Ultimate Zero RB Watch List: AFC Week 5
Through the first four weeks of the season, the focus of the Zero RB Watch List has been on keeping close tabs on every AFC backfield and ensuring all depth charts are thoroughly examined. This week, we’ll switch formats slightly by honing in on some of the more interesting backfields, once again using Expected Points as our guide.
What is expected points (EP)? As defined by the RotoViz glossary:
EP is calculated using the average fantasy point value of a target/rush with the same line of scrimmage.
It’s another valuable perspective in examining RB workloads. Rather than focusing on raw fantasy points or snap counts,1 EP takes noisy efficiency out of the equation and provides a clear picture of opportunity.
Here is full table with every back in the AFC, sortable by EP. This will give you an overall idea of how backs are being used and how that usage is trending. You can still sort by individual backfield.
We’ll get into some of the significant shifts we witnessed in the AFC in Week 4 following the table.
|Player||Team||Week 1 ruEP||Week 2 ru EP||Week 3 ruEP||Week 4 ruEP||Week 1 reEP||Week 2 reEP||Week 3 reEP||Week 4 reEP||2017 Total EP|
Buck And Baltimore
Are we seeing something resembling stability in Baltimore?
For the first time, the same back running back led Baltimore in carries and rushing production for two straight weeks. Alex Collins had 83 yards on nine carries and has now holds a 164 – 22 rushing yards edge over Javorius Allen over the past two weeks. Despite that, on the strength of six receptions, Allen paced the Ravens backs in PPR scoring in Week 4.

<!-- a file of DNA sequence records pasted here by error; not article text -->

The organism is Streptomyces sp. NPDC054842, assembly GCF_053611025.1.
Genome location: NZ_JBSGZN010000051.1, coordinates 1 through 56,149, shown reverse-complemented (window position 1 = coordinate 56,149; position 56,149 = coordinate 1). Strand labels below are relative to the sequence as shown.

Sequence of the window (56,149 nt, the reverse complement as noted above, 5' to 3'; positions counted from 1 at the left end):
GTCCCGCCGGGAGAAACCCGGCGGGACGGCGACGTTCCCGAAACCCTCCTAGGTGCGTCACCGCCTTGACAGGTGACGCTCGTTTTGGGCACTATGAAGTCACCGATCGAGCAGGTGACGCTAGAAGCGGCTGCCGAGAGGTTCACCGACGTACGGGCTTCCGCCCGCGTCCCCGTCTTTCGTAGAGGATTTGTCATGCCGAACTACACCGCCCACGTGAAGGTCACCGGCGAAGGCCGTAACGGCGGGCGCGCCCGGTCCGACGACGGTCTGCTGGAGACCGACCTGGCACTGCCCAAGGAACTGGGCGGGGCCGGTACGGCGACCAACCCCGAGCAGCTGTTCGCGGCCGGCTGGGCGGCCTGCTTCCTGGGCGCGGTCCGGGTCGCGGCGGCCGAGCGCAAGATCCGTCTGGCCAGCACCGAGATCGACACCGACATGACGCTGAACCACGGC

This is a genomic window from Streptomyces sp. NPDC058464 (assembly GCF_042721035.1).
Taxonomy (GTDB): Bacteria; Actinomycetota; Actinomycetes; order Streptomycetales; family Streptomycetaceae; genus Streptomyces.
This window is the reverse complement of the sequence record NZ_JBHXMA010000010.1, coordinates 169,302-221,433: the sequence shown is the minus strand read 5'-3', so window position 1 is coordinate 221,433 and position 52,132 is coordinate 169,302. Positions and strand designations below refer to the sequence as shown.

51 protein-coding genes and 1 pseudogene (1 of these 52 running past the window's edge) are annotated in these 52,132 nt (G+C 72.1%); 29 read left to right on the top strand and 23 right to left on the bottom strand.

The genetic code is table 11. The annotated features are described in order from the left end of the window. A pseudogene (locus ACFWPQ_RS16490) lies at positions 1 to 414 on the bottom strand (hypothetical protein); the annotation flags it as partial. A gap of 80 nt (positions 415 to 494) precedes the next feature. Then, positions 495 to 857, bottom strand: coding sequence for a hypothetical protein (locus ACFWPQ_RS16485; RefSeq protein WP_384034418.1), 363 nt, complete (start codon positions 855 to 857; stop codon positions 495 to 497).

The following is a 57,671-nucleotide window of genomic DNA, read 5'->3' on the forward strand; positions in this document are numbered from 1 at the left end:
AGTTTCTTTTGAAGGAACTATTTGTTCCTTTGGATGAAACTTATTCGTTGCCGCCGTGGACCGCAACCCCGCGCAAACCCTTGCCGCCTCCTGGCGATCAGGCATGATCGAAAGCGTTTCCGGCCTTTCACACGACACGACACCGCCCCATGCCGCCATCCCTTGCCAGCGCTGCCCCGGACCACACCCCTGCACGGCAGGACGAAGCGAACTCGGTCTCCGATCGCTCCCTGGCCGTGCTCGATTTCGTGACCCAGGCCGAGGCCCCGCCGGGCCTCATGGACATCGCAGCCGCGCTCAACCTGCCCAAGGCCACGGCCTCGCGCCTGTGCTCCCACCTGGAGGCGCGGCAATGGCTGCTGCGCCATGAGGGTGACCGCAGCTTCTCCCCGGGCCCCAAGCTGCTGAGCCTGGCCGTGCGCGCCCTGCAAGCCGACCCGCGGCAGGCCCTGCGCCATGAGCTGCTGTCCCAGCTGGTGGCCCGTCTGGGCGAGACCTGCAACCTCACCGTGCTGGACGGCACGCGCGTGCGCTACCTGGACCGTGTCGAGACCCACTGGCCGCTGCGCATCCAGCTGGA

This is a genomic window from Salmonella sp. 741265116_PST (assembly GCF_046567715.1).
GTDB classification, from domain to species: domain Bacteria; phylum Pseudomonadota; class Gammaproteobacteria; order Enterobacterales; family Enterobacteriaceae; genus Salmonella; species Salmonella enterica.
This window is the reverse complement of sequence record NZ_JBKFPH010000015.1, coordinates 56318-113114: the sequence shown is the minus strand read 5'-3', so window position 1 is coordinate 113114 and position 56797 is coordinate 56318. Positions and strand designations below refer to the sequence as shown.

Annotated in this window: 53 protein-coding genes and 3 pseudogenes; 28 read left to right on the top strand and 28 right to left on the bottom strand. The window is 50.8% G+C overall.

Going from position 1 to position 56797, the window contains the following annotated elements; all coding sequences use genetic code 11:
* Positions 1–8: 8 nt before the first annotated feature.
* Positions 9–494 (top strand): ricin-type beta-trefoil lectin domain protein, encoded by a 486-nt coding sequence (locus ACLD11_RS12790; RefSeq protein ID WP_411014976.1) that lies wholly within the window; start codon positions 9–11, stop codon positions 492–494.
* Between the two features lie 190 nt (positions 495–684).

Allen was a priority waiver acquisition after two weeks, but that was based on the fact that, in addition to the passing-game work, he had 35 carries over the first two weeks, but he’s since been trending in the wrong direction. In the last two weeks, Allen has just ten carries — eight in Week 3 and a mere two against the Steelers on Sunday.
Allen remarkably is has the seventh-most overall Expected Points among AFC RBs, but again, most of that came in a the two early-season blowouts. While his passing EP is extremely consistent, his rushing EP is in a nosedive, bottoming out with just 0.8 ruEP this week from a high of 7.1 in Week 1.
Collins has clearly taken over as the early-down back from Terrance West, who lost seven yards on his two carries Sunday. Last year, Shawn Siegele likened Collins to Mark Ingram, and looking at him purely as a runner, he has some nice comparables. Roster him, but temper your expectations with a Baltimore offense that may not see a lot of goal line looks.
NO CLARITY IN CLEVELAND
For the first time in 2017, Duke Johnson had more expected rushing points than Isaiah Crowell, mostly on the strength of a goal line carry he converted for a score in garbage time. Meanwhile, with Crowell looking like he’s running in mud, Johnson has surpassed Crowell in total EP on the season, and he has scored more than twice as many points in PPR leagues.
Still, we can’t declare Johnson the back to own in Cleveland. As much as we may want to assume that the Browns will start giving Johnson more carries as Crowell’s struggles continue, there’s no sign of that happening so far. Johnson’s carry totals over the first four weeks — 0, 4, 2, 4. That’s not trending in the direction we’d like to see.
The Browns seem reluctant to use Johnson as a runner, and that has me concerned that he may not automatically assume that role if Crowell is hurt or benched.
Much has been made about how little Joe Mixon has been able to do with his increased usage over the past two weeks, but the focus should instead be on how significantly that usage has swung.